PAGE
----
LoveSpell, $5.99, ISBN 0-505-52560-7
Paranormal Romance, 2003
Spenceworth Bride is related to the author’s previous book Sixpence Bride. In 1797, Nelwina Ham is being auctioned off by her lousy husband. She made a wish to be someone else, and a Gypsy spell allows her to change places with present-day heroine Jocelyn Tanner. Poor Jocelyn, by the way, has no say in this body switch but thankfully, her story has with a happy ending. This one is Nel’s story and how she finds love in present day. Don’t worry if you haven’t read Sixpence Bride though: this book stands alone very well.
As Jocelyn found love with the man that bought “Nel”, Nel finds love with the man that plays the man that bought “Jocelyn” in the modern day reenactment of a wife sale. The man is Adam Warrick. “Jocelyn” falls unconscious at Adam’s feet and he finds himself taking her in. His mother Sophia moves in with them and starts to meddle even as she tries to find her own happily ever after with her guy. Later, Jocelyn’s husband Philip will come in to cause trouble.
Spenceworth Bride is a cleanly-written and easy-to-digest story. There is nothing objectionable about this story, but there is not much depths to it either. I don’t really know anything about Nel or Adam as their characterizations are never developed beyond the superficial.
But its biggest problem is how the author is unable to capture any contemporary feel in her, er, contemporary setting. Nel keeps insisting that Adam is her betrothed because he’s “bought” her and her 18th-century beliefs persist to the last page. Adam indulges her in this belief. Then again, the author gives him a title, Lord Spenceworth. For a book that needs a contemporary feel to it pretty badly, the last thing it needs is the heroine going around calling Adam “Lord Spenceworth”. It will be nice to see Nel come alive to enjoy the freedom afforded to a first-world twenty-first century woman, but the author is more content to have Nel cook, sew, and act like a helpless doll instead. Oh well.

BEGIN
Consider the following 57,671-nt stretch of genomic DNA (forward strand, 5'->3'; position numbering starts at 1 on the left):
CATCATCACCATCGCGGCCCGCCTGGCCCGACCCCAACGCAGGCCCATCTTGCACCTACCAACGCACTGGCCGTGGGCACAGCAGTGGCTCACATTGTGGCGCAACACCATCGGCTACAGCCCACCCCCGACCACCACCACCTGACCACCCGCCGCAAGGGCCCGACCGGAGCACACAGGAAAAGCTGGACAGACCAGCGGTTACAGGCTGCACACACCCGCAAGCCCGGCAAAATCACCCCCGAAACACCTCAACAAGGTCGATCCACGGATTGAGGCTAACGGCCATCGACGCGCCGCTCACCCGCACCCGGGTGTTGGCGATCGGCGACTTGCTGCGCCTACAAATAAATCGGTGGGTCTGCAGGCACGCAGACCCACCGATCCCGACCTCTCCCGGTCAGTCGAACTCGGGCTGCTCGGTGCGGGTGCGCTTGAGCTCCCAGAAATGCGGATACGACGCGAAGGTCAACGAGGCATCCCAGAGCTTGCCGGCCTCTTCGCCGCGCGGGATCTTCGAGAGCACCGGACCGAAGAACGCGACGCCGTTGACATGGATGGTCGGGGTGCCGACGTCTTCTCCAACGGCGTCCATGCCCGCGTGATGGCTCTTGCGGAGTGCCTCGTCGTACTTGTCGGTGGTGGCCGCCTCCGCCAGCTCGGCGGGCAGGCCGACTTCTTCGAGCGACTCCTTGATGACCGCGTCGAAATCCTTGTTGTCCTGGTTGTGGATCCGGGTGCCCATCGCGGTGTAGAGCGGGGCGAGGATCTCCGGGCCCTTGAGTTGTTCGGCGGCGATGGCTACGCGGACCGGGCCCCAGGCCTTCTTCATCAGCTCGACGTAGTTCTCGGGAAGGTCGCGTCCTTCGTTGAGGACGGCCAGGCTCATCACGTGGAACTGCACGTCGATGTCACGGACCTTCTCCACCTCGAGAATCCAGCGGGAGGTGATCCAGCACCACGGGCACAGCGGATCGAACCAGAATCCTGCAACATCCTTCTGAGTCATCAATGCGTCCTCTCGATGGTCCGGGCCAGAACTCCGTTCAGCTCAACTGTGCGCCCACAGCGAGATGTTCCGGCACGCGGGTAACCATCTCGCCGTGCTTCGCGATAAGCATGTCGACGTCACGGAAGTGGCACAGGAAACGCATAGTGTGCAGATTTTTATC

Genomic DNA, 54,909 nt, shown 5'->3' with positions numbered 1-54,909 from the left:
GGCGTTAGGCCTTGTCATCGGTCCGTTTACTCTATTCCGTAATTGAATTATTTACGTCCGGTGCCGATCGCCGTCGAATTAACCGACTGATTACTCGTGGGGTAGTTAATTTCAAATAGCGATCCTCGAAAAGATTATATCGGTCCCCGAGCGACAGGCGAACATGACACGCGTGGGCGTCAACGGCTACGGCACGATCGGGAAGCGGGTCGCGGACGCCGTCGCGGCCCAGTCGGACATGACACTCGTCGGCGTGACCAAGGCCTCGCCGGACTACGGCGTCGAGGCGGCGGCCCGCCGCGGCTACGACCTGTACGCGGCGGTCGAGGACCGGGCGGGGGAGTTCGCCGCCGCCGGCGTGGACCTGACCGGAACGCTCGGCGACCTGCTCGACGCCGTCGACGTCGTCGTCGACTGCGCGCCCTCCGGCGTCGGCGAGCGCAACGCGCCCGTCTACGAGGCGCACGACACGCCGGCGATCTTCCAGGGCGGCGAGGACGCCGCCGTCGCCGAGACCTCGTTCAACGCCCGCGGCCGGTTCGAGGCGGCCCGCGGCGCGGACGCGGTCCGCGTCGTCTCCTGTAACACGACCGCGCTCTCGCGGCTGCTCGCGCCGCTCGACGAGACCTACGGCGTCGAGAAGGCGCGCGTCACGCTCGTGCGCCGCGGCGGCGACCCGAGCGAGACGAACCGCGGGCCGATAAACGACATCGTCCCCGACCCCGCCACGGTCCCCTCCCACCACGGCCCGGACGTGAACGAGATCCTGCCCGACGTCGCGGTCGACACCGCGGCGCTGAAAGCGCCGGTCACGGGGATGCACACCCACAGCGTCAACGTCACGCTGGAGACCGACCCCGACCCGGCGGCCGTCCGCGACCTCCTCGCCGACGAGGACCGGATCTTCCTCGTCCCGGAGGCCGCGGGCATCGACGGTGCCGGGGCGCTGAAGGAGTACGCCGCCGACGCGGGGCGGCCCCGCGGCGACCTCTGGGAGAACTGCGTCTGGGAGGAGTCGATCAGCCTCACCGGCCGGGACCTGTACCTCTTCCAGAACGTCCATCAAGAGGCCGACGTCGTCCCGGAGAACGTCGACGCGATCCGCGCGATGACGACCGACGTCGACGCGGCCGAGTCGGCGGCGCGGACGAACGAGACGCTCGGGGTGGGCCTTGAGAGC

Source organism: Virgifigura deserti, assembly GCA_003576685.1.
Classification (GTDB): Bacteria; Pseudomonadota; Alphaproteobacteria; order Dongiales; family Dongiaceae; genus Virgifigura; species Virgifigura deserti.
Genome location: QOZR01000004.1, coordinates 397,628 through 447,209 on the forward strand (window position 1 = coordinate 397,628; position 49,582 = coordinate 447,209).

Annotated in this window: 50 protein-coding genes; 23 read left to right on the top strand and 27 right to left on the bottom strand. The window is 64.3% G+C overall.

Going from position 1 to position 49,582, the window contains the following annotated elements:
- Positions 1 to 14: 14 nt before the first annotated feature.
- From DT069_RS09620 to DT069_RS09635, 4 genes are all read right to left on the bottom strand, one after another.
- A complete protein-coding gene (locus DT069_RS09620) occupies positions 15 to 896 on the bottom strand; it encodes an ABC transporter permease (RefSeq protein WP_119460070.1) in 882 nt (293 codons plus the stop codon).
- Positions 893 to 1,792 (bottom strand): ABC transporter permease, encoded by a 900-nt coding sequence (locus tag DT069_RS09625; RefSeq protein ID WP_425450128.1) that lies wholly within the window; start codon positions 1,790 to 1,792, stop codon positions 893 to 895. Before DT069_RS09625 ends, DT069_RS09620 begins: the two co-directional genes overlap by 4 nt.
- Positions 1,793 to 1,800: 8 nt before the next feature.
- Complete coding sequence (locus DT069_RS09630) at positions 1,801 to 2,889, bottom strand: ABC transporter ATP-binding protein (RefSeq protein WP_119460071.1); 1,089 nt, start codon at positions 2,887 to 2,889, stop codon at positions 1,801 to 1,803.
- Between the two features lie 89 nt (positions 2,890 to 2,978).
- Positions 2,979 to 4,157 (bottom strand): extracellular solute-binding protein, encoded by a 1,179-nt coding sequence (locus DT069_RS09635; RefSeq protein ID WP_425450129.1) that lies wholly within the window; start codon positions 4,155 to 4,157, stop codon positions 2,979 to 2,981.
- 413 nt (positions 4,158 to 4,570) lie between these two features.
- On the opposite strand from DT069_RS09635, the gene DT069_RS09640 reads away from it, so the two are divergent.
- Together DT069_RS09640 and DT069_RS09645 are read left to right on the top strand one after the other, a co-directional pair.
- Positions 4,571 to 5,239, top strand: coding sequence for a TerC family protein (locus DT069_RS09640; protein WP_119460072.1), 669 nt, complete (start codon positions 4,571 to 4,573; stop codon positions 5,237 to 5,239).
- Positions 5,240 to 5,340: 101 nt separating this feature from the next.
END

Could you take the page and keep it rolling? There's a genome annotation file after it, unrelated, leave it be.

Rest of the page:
Sophia’s subplot only adds to the 18th-century historical feel of this book: her boyfriend insists that he’s not worthy of her because “I am a commoner. I have no title, no pedigree. You deserve someone of your own station”. What, Sophia is the new Queen of England or something? (And if today’s tabloids are anything to go by, one must be insane to want to marry into England’s Royal Family, unless one wants a starring role in a soap opera populated by horse-faced people.)
Because the characters, the conflict, and the setting don’t come off as contemporary in any way, I can’t help feeling that Spenceworth Bride will have worked better if the heroine has been sent forward in time to 1897 instead of present day. Still, this book is readable enough for a few hours of decent entertainment, provided the reader doesn’t mind too much that the contemporary characters behave like 19th-century people and the characters are one-dimensional cookie-cutter sorts.